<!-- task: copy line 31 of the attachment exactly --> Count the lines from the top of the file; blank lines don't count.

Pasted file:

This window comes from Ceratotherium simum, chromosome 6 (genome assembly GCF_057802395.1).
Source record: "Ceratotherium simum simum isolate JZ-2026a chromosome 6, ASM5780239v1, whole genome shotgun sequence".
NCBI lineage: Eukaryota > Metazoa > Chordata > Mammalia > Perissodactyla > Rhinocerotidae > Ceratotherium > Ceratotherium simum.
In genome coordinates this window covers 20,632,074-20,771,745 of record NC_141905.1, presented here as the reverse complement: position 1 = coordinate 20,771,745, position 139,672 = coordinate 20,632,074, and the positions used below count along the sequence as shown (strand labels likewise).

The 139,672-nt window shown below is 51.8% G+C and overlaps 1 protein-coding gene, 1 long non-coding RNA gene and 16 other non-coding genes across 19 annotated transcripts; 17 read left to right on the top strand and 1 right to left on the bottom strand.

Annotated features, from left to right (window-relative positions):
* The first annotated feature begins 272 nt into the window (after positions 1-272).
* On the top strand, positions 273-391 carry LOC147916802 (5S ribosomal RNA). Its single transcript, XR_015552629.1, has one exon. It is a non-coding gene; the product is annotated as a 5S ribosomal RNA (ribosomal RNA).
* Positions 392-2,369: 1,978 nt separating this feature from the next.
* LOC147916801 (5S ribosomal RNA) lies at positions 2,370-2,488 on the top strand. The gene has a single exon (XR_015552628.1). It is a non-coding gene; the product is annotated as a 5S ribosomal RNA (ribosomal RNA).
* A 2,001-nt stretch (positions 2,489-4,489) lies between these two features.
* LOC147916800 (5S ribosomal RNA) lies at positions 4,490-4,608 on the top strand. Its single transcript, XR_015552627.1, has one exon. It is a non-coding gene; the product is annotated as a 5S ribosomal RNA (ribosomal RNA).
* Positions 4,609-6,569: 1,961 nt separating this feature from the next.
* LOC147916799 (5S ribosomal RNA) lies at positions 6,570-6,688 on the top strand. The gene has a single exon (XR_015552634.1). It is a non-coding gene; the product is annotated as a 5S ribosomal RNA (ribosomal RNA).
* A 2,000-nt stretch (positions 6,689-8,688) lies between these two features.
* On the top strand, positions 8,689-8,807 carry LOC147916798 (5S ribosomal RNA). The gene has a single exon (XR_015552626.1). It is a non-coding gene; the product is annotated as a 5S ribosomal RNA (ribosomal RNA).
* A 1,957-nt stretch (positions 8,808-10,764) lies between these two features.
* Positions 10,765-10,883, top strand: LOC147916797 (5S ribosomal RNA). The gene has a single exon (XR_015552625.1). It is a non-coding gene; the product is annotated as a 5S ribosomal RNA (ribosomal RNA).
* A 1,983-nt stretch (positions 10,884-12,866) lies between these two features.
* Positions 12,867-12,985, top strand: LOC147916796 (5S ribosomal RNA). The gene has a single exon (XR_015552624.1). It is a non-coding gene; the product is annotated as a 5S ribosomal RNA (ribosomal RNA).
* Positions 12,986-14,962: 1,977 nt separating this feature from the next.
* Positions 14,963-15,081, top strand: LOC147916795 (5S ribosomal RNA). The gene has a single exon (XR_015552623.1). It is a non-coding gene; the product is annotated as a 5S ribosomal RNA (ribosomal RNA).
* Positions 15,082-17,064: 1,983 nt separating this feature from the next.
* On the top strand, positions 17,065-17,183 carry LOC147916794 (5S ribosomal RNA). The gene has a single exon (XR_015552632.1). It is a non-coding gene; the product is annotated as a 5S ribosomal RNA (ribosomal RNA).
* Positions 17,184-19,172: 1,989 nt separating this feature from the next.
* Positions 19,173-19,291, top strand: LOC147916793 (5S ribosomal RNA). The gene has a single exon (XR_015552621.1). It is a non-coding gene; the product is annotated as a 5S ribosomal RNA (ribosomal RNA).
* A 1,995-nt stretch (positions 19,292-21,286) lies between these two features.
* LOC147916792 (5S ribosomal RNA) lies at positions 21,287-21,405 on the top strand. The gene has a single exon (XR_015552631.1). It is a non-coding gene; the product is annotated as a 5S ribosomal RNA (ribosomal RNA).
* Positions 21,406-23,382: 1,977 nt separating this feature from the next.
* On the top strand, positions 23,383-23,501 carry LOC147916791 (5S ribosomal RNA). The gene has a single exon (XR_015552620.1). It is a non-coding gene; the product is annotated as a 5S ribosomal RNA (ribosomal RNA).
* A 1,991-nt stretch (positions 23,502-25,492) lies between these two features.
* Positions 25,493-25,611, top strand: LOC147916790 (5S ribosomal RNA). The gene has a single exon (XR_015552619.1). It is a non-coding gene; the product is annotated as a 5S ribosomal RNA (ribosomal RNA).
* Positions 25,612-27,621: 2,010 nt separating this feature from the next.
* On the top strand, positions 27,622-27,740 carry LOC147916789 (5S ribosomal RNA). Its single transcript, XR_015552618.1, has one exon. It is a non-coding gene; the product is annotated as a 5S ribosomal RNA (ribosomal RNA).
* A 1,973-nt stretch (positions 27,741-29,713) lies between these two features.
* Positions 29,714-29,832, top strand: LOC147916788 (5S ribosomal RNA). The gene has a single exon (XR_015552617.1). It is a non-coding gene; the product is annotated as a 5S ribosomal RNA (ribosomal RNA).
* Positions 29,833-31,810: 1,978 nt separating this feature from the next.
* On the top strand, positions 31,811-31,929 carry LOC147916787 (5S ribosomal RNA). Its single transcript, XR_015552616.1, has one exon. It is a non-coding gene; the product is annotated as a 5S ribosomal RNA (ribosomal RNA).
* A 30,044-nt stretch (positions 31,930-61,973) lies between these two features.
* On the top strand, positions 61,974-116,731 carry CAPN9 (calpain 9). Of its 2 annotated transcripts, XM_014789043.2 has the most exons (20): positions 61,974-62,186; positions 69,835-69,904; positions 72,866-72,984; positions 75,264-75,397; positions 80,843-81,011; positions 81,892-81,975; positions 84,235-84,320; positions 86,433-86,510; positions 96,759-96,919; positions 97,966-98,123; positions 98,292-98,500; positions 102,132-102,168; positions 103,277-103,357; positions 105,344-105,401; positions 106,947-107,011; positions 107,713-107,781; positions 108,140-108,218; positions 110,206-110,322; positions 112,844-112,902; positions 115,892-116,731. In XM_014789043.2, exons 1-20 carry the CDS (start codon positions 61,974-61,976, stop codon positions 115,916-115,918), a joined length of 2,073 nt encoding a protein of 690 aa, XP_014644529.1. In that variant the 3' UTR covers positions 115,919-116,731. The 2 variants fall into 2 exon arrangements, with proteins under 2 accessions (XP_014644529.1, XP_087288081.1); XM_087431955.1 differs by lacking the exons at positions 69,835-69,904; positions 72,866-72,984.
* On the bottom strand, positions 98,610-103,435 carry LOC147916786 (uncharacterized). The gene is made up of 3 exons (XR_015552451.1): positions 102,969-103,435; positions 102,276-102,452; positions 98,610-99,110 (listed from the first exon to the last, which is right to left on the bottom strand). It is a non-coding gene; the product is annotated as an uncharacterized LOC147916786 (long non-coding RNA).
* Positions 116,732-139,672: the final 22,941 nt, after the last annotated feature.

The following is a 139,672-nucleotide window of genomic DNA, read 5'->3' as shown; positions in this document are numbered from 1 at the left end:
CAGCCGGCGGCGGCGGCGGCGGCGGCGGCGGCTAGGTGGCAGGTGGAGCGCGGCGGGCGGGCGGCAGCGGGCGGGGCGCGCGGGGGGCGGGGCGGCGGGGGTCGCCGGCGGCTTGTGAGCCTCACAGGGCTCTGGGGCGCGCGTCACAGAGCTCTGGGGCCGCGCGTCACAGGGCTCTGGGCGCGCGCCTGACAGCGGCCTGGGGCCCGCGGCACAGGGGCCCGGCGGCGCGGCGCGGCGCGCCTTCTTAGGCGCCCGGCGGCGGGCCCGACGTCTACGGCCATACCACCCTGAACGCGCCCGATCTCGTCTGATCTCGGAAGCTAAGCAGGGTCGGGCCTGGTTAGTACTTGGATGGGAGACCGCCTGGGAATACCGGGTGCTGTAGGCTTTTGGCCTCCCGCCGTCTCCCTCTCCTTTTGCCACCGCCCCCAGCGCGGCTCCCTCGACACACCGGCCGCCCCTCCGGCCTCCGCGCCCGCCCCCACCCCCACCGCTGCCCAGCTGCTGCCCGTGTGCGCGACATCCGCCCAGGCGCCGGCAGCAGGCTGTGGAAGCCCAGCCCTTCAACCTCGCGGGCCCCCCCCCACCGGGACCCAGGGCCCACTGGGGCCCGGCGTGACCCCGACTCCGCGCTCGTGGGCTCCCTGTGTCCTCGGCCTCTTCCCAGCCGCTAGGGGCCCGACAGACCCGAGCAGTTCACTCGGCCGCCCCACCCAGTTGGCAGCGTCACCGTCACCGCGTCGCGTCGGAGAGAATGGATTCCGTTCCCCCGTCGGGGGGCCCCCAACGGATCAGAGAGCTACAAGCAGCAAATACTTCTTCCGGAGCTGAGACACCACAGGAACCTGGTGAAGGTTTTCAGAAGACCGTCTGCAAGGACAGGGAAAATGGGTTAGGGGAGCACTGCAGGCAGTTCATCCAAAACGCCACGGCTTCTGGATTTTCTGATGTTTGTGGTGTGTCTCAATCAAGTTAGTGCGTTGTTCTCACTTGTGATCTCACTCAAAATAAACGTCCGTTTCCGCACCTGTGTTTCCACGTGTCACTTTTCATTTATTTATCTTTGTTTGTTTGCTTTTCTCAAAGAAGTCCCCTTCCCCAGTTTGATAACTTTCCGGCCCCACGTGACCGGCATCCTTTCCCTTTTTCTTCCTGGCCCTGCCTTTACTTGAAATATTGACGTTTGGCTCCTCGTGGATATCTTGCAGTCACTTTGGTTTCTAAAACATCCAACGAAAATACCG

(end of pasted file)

* A 1,991-nt stretch (positions 23,502-25,492) lies between these two features.